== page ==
Our Pal Warren did a vaguely infamous store-to-store tour a while back; I seem to recall a Vertigo store tour in the early-mid nineties, too. These always seemed like great ideas to me, but they’re a fairly rare occurrence, the exception instead of the rule. It doesn’t feel like shilling– which San Diego always kind of does, just because it’s so loud and so packed– it feels like a genuine way to get out and meet the people gambling their cash on your work, to say hi and to thank them, to hang out, to have a good time. We moved 100 copies of LOTI that day, you know?
In short– it seems a legit sort of outreach and a solid way to build an audience. Why do you think it’s such a rare creature?
CASEY: To me, it’s a way to hang out with like-minded people. That’s been the coolest thing about these trips. Obviously, there’s a lot of common ground that exists when comicbook fans get together, and you tend to forget that if the only way you interact with your audience is to post on the Internet. I never see an in-store or a convention visit as a means to “sell” my work. I’m more interested in simply connecting with people that I wouldn’t normally have an opportunity to meet.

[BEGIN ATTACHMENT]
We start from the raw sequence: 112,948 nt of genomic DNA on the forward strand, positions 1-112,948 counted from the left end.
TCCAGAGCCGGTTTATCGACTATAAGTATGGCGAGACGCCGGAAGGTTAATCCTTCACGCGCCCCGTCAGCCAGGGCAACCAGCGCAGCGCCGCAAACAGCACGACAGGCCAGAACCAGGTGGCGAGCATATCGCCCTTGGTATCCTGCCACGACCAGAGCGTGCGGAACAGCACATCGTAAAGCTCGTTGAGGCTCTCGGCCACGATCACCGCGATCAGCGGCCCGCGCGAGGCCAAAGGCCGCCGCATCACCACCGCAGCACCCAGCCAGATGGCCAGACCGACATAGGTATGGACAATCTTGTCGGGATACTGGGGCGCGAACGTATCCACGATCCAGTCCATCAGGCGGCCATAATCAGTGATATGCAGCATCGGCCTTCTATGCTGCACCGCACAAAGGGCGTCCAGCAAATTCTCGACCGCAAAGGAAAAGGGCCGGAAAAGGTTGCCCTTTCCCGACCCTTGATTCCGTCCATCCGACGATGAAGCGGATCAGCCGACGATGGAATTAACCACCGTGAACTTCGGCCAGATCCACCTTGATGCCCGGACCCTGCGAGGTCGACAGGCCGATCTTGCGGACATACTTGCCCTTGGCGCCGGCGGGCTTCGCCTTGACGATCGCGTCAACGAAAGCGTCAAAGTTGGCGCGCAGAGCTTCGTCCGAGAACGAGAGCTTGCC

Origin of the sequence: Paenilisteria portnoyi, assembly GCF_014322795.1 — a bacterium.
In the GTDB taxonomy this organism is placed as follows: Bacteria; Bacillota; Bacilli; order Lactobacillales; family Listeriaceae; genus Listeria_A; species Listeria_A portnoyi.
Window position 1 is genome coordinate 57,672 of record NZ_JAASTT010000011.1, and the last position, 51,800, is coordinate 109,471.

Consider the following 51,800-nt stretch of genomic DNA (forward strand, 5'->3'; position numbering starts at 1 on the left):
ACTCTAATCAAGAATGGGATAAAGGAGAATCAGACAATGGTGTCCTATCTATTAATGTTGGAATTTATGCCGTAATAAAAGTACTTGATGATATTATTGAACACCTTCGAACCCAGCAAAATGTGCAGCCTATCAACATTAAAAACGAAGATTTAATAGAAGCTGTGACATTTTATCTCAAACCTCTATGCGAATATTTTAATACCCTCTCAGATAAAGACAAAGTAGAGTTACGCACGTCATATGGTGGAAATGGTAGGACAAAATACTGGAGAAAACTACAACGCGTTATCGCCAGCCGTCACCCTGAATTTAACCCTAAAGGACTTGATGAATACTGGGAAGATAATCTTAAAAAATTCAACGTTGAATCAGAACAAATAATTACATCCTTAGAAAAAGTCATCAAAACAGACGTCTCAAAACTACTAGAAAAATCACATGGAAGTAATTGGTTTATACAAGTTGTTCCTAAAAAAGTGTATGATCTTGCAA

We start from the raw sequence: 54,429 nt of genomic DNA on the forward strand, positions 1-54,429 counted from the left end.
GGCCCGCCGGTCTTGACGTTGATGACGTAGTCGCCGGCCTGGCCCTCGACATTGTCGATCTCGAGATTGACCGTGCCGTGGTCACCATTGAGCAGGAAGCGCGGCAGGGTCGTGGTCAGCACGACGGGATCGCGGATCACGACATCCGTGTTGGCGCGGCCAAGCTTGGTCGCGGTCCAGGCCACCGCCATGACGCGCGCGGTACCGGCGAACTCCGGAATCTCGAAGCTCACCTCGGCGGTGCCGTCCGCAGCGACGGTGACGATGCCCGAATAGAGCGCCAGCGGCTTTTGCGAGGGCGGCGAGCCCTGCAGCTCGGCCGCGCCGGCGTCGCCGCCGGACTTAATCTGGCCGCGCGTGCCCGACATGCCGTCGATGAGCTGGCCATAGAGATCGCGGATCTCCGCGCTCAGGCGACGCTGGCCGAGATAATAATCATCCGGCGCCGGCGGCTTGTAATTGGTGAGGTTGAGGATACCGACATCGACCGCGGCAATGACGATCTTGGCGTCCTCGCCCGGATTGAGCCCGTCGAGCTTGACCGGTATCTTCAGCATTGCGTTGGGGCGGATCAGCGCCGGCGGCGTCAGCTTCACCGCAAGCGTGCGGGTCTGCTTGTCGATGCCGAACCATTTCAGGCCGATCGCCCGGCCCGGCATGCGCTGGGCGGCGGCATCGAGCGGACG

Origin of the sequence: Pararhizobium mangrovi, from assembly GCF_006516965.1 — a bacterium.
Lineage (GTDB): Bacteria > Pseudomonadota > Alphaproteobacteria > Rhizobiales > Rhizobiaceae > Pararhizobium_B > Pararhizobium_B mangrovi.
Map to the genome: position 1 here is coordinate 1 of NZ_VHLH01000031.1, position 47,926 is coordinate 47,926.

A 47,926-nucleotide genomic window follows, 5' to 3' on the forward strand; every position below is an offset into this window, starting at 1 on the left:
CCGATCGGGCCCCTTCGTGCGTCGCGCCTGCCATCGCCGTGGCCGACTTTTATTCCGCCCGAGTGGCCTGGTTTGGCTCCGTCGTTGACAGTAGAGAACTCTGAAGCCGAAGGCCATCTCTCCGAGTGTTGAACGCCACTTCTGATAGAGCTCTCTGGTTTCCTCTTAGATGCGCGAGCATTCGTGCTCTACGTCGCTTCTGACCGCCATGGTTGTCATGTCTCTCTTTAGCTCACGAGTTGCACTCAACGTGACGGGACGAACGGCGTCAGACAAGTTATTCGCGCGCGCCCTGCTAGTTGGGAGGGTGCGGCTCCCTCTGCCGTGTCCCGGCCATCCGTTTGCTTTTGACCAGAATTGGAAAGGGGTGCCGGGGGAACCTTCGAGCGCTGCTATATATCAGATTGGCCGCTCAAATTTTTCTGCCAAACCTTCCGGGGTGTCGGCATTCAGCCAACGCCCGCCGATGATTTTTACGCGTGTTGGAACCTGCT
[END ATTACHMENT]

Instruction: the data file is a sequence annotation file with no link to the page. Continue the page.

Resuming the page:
It’s different than touring in a band, for instance. Bringing the rawk is all about performance. It’s somewhat one-sided in its communication. Granted, there’s sometimes a bit of performance involved at these conventions. I did a “Wizard School” on writing superheroes (insert joke here), where it was basically me up in front of a roomful of mainly proto-writers looking for a little light at the end of the tunnel. In those moments, you’re making sure to engage people at least on an entertainment level. I wouldn’t want anyone nodding off. But even then, I moved pretty quickly into Q&A, because I wanted dialogue, not monologue.
But, for the most part, with the median age of most current comicbook fans, it really does break down any of those fan-pro barriers (like I had when I was twelve and went to the local cons), leaving everyone just talking like normal human beings. It happened more on this trip than it ever had before for me. And it certainly got me more excited about how to do these things… something I’d definitely struggled with in the past.